But why does the person in the street pass a story on to the papers? There are several reasons: they have a vendetta against whoever they're blabbing about; they want the thrill of their story appearing in the papers making them feel a part of this glamorous world; or they are simply mischievous. But more often than not it's simply by accident. They may be chatting to a journo at an event and not realise that the story they've repeated or a snippet they've mentioned is actually hot goss that the journalist is quietly filing away in their head for later on. Whoopsies!


So how do columnists themselves feel about gossip? I asked a bunch of my favourite scribes, anonymously of course...

Why do you think we are so addicted to gossip?
G1: "We have a burning desire to know things that we don't know and shouldn't know. That's what curiosity is for. It's a healthy trait, until it kills the cat"

G5: "It makes you feel connected and important if people want to hear your gossip. It goes back to the whole 'watercooler' thing. You're part of the cool gang if you know all the latest gossip"

G2: "What would we all talk about if there was no gossip? We all live and breathe it every day. We want to know who is doing what, who, when, where and why. It's an aspirational thing - we love to see how celebs and socialites live so we can replicate that in our own lives. On the other hand, seeing celebs live such crazy lives makes our lives seem more normal"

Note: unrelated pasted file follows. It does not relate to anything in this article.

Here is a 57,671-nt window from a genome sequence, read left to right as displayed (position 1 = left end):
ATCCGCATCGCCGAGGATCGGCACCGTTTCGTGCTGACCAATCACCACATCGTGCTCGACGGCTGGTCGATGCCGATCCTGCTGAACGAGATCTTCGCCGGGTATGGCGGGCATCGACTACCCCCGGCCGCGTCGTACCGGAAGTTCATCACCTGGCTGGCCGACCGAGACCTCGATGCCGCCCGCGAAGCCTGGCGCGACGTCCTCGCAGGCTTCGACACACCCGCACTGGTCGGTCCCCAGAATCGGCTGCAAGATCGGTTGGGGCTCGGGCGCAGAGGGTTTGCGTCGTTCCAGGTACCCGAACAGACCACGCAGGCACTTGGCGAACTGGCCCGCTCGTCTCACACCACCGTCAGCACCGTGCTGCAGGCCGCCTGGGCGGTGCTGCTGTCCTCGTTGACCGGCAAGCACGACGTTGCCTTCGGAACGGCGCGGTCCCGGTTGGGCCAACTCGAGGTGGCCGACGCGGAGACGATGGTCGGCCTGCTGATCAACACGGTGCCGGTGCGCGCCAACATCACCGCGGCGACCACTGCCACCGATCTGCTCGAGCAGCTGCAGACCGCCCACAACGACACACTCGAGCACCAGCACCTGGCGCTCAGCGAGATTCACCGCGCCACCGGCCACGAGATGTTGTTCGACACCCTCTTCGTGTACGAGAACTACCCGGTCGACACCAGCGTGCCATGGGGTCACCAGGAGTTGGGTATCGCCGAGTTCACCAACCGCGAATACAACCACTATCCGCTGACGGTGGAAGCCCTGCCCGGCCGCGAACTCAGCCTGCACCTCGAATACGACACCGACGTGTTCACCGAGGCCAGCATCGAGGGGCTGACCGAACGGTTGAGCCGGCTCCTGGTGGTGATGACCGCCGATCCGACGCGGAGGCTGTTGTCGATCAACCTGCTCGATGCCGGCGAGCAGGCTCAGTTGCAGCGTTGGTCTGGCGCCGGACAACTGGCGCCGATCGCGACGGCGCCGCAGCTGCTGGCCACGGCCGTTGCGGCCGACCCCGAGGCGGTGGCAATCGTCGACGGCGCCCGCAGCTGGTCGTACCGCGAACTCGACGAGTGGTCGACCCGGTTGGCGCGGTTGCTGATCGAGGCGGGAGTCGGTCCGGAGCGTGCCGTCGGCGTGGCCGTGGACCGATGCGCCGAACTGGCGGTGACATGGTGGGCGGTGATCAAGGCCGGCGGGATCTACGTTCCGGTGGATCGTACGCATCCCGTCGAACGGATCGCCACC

Do you ever feel bad about something that you've written?
G1: "Yes, especially when you don't know the person, then meet them and find out they're not so bad"

G3: "Never. We speak the truth and nothing but."

What do you say about people who are addicted to gossip but are then horrified to have something written about them?
G1: "They have been living in a bubble and it bursts. They only like reading about other people because it's more entertaining than having the media blowtorch applied to themselves"

G5: "It's such a double standard. What goes around comes around. I take an evil little bit of pleasure when a big gossip becomes the target of gossip. The funny thing is once the storm passes they are back to gossiping again...they never learn"

G2: If you're putting yourself out there, roll with it. It's better to be written about/talked about than not at all. Often, these people are desperate to be in the paper"

G3: "Get. Fucked."

Do you believe it when celebrities say they don't ever read their own gossip?
G1: "Not really. At the very least they get their agent/manager to read it and tell them about it"

G2: "Not at all. These people are the first to Google their names for stories on a Sunday morning, or to rush out and buy the first edition of the paper!"

G3: "No way. I'm convinced they all have a collection of shoe boxes packed to the rafters with their press clippings"

G4: "Ha! You'd be surprised at how many stories come direct from the celebrity..."

Do you ever get abused by people after something has been written about them?
G3: "Almost on a weekly basis. It's usually by readers or C-listers however, the real stars don't care"